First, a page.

Fake news: fact checking always pays dividendsLocal | Grenville Cross SC 22 Jan 2020
Although commentators who criticize the Hong Kong government and its police force often get things wrong, their errors are not always spectacularly exposed. When they are, it is something to be savored, particularly by those who value honest commentary.
On January 11, police arrested a female protester outside the UK's Consulate General, in Central.
She was found with a can of spray paint and was suspected of causing criminal damage. She was part of a small group of people who had been mounting a static protest outside the consulate for several weeks.
The police explained that they had simply responded to a crime report from the consulate.
This, however, did not pacify their critics, who - without even basic fact-checking - accused them of trespassing on consular property, presumably hoping to ignite a diplomatic row with the UK.
Democratic Party legislator James To Kun-sun duly stirred the pot, announcing that the police could not enforce the law at the site without the consulate's consent - and this message was picked elsewhere.
The co-founder of the London-based Hong Kong Watch, Benedict Rogers, was the first to pounce.
In an unseemly rush to judgment, he said he found it "extremely disturbing" that the riot police had acted as they did, and their conduct was "unnecessary."
He called on the British government "to issue an urgent statement both in defense of the right to peaceful protest and its own boundaries and diplomatic protocols."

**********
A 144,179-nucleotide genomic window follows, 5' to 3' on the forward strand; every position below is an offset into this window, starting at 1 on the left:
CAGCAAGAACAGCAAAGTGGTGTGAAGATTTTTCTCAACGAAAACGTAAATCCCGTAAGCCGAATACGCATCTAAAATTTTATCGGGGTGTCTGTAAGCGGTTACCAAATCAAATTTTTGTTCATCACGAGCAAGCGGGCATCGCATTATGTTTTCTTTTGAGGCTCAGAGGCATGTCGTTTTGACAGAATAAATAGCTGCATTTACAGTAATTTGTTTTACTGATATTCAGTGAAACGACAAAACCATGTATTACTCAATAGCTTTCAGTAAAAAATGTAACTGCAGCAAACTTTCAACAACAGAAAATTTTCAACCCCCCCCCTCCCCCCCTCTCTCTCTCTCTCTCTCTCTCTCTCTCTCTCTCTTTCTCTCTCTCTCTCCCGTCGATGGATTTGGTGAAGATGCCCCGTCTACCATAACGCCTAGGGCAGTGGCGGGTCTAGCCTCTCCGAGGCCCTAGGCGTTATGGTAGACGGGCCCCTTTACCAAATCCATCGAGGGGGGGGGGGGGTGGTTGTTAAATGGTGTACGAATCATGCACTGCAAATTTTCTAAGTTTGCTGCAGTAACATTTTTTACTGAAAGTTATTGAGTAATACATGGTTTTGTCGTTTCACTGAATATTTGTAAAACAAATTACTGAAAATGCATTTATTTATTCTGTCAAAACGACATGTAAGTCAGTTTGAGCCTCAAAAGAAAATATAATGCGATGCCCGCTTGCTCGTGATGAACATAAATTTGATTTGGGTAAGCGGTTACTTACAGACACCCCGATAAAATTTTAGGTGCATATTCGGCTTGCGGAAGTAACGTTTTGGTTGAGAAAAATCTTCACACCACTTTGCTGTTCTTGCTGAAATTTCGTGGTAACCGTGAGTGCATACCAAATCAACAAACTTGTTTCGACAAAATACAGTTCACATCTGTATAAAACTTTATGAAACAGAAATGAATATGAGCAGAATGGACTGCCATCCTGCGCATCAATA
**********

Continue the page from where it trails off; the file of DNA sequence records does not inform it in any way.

Hard on Rogers' heels came Luke de Pulford, from the governing Conservative Party's Human Rights Commission.
He announced that "it seems clear from the primary documents that this was inviolable UK land, and that the police should not have been operating there at all, except at the invitation of the consul general."
For good measure, he then called upon the police to explain themselves.
Quite clearly, neither Rogers nor De Pulford, whose remarks were widely reported in the British media, had checked the actual situation and were relying, instead, on unreliable reports. These undoubtedly came from people with an interest in placing the police force in a bad light and embarrassing the government.
In consequence, after the position was clarified, both men have both been left with egg all over their faces and zero credibility.
On January 14, the UK's Foreign and Commonwealth Office set the record straight.
It confirmed that its consulate had advised the police "of a potential criminal act being committed outside the consulate" as a result of which an individual had been arrested. It then added that the arrest had been made on land which "does not carry any special status under the Vienna Convention on Consular Relations."
This means, therefore, that - having received a crime report - the police acted properly in arresting the suspect and fully respected diplomatic norms.
Since the truth was established, nothing more has been heard from either Rogers or De Pulford. No apologies have been forthcoming to either the police force, whose actions they impugned, or to the British public, for causing unnecessary alarm or, in the case of Rogers, to the Foreign Office, for taking its name in vain.
This fiasco is a classic example of fake news run riot. Lessons, hopefully, will have been learned.
If Rogers and De Pulford, and those they represent, now appreciate that they must thoroughly check any reports they receive from Hong Kong before jumping to conclusions, some good may yet come of it.
Fake news is not only misleading but, in these sensitive times, it can also cause real harm.
Grenville Cross SC is a former director of public prosecutions